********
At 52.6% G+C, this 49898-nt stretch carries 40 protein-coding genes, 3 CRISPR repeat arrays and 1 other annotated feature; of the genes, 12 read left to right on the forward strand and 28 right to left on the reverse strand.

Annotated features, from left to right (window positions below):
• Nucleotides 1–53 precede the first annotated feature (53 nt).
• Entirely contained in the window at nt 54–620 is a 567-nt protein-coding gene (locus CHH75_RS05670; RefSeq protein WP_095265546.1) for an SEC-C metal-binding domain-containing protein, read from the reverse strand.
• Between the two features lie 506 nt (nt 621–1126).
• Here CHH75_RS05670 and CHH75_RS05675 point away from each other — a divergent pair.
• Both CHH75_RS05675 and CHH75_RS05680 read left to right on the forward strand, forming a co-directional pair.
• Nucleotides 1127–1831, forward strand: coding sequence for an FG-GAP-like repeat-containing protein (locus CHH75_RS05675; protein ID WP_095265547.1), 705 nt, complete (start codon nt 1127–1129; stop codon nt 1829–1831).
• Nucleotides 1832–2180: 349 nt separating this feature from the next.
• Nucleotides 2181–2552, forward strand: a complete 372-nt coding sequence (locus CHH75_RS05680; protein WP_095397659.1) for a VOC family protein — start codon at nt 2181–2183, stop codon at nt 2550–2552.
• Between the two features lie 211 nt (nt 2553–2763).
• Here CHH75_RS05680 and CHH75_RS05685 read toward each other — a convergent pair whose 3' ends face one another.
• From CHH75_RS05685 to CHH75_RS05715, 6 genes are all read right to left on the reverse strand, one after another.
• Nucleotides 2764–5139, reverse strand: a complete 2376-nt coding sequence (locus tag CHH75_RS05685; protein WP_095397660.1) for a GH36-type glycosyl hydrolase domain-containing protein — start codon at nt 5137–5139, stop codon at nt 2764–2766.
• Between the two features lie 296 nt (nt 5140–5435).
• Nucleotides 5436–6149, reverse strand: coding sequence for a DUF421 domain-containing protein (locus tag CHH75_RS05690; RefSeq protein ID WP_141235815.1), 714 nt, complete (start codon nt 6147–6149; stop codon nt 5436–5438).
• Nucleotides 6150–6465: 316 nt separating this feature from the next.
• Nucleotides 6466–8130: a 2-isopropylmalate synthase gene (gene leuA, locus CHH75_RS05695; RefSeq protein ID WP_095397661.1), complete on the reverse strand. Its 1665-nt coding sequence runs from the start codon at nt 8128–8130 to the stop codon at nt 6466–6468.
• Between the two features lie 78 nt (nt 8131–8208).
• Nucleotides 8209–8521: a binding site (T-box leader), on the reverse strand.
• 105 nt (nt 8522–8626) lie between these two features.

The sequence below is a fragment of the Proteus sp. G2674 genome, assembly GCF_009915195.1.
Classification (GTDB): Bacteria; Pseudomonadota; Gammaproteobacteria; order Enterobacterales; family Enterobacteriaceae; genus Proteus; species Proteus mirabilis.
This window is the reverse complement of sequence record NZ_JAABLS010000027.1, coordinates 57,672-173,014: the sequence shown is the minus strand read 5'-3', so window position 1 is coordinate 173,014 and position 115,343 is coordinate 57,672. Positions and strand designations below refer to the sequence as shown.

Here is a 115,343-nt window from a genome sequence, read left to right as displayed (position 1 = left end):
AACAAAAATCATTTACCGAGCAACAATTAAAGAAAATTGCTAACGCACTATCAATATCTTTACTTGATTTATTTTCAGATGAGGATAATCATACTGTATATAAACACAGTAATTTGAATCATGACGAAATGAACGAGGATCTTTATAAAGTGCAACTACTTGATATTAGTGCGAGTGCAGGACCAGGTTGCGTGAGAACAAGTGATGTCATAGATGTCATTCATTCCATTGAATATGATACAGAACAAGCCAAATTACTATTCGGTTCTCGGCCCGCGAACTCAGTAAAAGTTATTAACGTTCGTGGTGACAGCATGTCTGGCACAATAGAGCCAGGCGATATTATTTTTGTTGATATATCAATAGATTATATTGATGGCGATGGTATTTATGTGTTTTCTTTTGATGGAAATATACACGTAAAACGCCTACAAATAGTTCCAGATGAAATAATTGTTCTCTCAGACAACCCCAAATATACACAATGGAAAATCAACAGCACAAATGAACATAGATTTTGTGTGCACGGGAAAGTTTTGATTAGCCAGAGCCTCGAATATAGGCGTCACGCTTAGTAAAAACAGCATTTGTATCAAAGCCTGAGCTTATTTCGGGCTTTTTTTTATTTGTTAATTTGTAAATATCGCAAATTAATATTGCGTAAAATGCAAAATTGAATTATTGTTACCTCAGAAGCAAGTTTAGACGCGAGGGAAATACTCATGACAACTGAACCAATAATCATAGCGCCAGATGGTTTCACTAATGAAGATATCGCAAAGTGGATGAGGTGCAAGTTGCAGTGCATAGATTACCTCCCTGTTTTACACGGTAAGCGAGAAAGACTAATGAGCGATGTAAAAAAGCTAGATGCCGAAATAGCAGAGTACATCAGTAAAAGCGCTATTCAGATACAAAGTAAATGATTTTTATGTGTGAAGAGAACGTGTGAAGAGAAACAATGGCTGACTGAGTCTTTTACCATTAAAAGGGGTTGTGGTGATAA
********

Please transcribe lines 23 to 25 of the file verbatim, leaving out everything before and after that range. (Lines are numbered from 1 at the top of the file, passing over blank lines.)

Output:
Classification (GTDB): Bacteria; Pseudomonadota; Gammaproteobacteria; order Enterobacterales; family Enterobacteriaceae; genus Proteus; species Proteus mirabilis.
This window is the reverse complement of sequence record NZ_JAABLS010000027.1, coordinates 57,672-173,014: the sequence shown is the minus strand read 5'-3', so window position 1 is coordinate 173,014 and position 115,343 is coordinate 57,672. Positions and strand designations below refer to the sequence as shown.

Here is a 115,343-nt window from a genome sequence, read left to right as displayed (position 1 = left end):